1“War must be undertaken in such a manner that it seems one desires nothing but peace” (translation of a text of Cicero [De officiis, I, 23] copied by Montesquieu [Spicilège, no. 694]). After many others (see for example Grotius, De jure belli ac pacis [On the law of war and peace], III, 25, §2), Montesquieu makes of war a means at the service of an end that is superior to it, while nevertheless avoiding the lyrism of peace and the pathos of the miseries of war.
2Peace is a natural law. It is an anthropological observation and not a normative assertion: if we take ourselves fictionally back to a former state and which comes prior to the establishment of societies, men are sentient beings who think first of preserving themselves and have their weakness uppermost in mind: “Then people would not look for ways to attack each other, and peace would be the first natural law” (“On ne chercherait donc point à s’attaquer, et la paix serait la première loi naturelle”, EL, I, 2).
3With the establishment of societies and the wars that result from them, peace changes definition and no longer results from fear: “as the principle of despotic government is fear, the end is tranquility; but it is not peace, it is the silence of those cities which the enemy is about to occupy” (EL, V, 14; see also Pensées, no. 809). Peace cannot be bought (Romains, XVIII; Pensées, no. 362), it is won because one is able to conquer or at least long defend oneself from the enemy. The project for enduring peace in Europe attributed to Henri IV was “bad had it been considered in itself; the first barbarians to come alone would have conquered Europe” (“mauvais si on l’avait envisagé en lui-même ; les premiers barbares auraient subjugué l’Europe”, Pensées, no. 188): the war ethos of the Ancients or the barbarians of the North is thus favorable to freedom; the most horrendous civil wars can have beneficial effects when peace returns and the forces are once more united (Pensées, no.187; see also no. 463). The object of war may be at the same time victory (EL, I, 3) and peace (Pensées, no. 1814): in order to “make peace”, you have to be able to defend yourself, while respecting nonetheless the rules of the law of peoples which allow you to suspend the use of force when it is no longer necessary: you must declare war, not poison wells and springs, not assassinate the monarch in his court, respect heralds and ambassadors.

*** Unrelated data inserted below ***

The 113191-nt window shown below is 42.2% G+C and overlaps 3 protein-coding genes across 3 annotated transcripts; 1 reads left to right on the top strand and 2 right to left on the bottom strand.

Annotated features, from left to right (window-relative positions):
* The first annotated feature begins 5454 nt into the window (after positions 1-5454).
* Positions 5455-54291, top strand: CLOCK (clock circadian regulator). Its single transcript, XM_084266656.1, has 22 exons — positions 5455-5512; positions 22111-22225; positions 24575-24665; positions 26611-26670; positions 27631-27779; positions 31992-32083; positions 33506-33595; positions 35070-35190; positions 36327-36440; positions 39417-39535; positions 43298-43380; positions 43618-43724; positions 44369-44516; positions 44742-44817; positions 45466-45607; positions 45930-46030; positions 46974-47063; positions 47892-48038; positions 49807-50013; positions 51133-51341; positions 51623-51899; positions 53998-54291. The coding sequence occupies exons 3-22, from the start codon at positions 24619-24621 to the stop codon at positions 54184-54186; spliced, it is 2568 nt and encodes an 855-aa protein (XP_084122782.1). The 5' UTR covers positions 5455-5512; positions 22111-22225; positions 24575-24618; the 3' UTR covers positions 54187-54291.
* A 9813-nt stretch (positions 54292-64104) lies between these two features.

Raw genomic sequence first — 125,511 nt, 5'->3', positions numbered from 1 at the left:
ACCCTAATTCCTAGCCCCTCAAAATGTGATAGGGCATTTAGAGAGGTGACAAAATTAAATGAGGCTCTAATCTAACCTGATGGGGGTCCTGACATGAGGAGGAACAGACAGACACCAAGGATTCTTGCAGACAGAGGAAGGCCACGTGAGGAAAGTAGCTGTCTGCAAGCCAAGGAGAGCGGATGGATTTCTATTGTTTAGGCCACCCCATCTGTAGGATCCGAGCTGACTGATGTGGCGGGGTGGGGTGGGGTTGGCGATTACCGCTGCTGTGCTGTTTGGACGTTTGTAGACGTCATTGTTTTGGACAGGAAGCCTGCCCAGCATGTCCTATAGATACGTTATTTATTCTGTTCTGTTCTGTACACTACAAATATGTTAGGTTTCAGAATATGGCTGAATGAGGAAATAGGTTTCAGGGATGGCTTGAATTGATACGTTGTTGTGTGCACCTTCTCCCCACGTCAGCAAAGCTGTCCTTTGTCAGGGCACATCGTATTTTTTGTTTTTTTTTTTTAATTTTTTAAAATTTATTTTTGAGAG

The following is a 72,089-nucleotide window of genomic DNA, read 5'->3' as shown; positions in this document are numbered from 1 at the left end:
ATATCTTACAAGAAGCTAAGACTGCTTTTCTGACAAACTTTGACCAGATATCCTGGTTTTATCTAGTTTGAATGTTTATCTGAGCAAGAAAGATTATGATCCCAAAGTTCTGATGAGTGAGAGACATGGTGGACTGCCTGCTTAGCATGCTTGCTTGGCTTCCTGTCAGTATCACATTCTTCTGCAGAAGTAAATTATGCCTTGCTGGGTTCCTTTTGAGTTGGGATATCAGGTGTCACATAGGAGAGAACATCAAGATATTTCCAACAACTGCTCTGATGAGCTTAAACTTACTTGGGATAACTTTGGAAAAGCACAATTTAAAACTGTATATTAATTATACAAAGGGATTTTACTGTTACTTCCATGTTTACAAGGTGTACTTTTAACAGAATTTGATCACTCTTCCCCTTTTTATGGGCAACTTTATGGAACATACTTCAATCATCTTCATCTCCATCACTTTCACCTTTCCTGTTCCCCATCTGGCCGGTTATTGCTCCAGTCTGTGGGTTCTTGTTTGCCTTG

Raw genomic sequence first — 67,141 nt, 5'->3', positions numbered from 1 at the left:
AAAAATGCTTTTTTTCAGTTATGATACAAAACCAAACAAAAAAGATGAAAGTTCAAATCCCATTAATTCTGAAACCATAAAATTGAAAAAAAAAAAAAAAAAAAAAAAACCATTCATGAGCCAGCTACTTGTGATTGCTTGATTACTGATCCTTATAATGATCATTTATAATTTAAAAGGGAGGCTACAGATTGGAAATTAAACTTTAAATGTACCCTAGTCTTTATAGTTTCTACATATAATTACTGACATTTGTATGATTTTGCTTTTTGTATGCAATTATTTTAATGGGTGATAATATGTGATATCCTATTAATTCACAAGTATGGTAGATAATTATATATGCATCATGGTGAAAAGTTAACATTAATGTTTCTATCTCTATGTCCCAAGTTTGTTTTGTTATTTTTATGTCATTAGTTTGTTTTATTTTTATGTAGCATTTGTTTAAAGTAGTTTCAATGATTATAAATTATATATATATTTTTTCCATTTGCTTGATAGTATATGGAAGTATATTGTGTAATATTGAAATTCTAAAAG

4The result, it seems, is a minimal and negative definition of peace: with the general state of war among nations, there can be more or less extended moments when the balance of power makes it possible to suspend open and declared war. From this standpoint, princes “are governed by force; they can continually force and be forced” (EL, XXVI, 20, our italics). That is not all: in the Europe of Montesquieu’s time where no state can pretend to hegemony, out of a simple policy of balance “everyone maintains a disordered number of troops”: “as soon as one state augments what it calls its forces, the others suddenly increase theirs”, so that “what is called peace is this effort of all against all” (“sitôt qu’un État augmente ce qu’il appelle ses forces, les autres soudain augmentent les leurs […] on nomme paix cet état d’effort de tous contre tous”, Réflexions sur la monarchie universelle, XXIV; OC, t. II). If this effort maintains the balance, “because it exhausts the great powers” (ibid., note [n]), it ruins Europe, poor with the whole world’s wealth. Genuine peace is thus neither silence nor a conquered country, nor the balance of forces, nor what a well-founded law of peoples allows one to obtain among nations (regulated wars, suspended by treaties), it presupposes the taming of mores which is the effect of Christianism when rightly practiced, and above all of commerce, which inclines to peace (EL, XX, 1-2) because “knowledge of the mores of all nations has spread everywhere” and one breaks with a logic in which every reinforcement of one weakens another, or at the least threatens to do so. Europe is now just one nation (or even one state) composed of several provinces (Monarchie universelle, XVIII; Pensées, no. 318, anterior to 1731). It is not that a plurality of states is no longer necessary, nor even that all reasoning beings constitute a single society: the old cosmopolitics is inscribed in new relations where the opulence of the one makes for that of the other.
Catherine Larrère, “Montesquieu et l’idée de fédération”, in L’Europe de Montesquieu, ed. Alberto Postigliola and Maria-Grazia Bottaro-Palumbo (dir.), Cahiers Montesquieu 2, Naples: Liguori, 1995, p. 137-152.